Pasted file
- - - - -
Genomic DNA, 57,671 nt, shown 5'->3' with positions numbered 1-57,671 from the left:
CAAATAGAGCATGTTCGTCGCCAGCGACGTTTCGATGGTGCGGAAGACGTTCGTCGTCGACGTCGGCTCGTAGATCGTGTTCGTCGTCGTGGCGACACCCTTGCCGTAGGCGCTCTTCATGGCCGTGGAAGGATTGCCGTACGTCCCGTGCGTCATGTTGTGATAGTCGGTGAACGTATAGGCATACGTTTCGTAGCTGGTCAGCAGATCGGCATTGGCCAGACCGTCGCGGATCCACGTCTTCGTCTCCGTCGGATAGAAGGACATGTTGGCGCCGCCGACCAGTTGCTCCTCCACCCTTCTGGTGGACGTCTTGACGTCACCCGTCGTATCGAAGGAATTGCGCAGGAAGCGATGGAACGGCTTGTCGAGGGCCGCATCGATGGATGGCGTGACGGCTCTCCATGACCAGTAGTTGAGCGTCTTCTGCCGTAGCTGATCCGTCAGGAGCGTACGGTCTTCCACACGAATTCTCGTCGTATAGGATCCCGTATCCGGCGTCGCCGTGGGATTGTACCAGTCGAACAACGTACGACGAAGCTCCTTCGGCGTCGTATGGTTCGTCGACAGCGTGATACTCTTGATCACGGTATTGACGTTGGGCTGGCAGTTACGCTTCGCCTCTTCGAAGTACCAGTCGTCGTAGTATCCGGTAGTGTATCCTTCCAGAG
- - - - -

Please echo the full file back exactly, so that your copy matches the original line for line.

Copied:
Genomic DNA, 57,671 nt, shown 5'->3' with positions numbered 1-57,671 from the left:
CAAATAGAGCATGTTCGTCGCCAGCGACGTTTCGATGGTGCGGAAGACGTTCGTCGTCGACGTCGGCTCGTAGATCGTGTTCGTCGTCGTGGCGACACCCTTGCCGTAGGCGCTCTTCATGGCCGTGGAAGGATTGCCGTACGTCCCGTGCGTCATGTTGTGATAGTCGGTGAACGTATAGGCATACGTTTCGTAGCTGGTCAGCAGATCGGCATTGGCCAGACCGTCGCGGATCCACGTCTTCGTCTCCGTCGGATAGAAGGACATGTTGGCGCCGCCGACCAGTTGCTCCTCCACCCTTCTGGTGGACGTCTTGACGTCACCCGTCGTATCGAAGGAATTGCGCAGGAAGCGATGGAACGGCTTGTCGAGGGCCGCATCGATGGATGGCGTGACGGCTCTCCATGACCAGTAGTTGAGCGTCTTCTGCCGTAGCTGATCCGTCAGGAGCGTACGGTCTTCCACACGAATTCTCGTCGTATAGGATCCCGTATCCGGCGTCGCCGTGGGATTGTACCAGTCGAACAACGTACGACGAAGCTCCTTCGGCGTCGTATGGTTCGTCGACAGCGTGATACTCTTGATCACGGTATTGACGTTGGGCTGGCAGTTACGCTTCGCCTCTTCGAAGTACCAGTCGTCGTAGTATCCGGTAGTGTATCCTTCCAGAG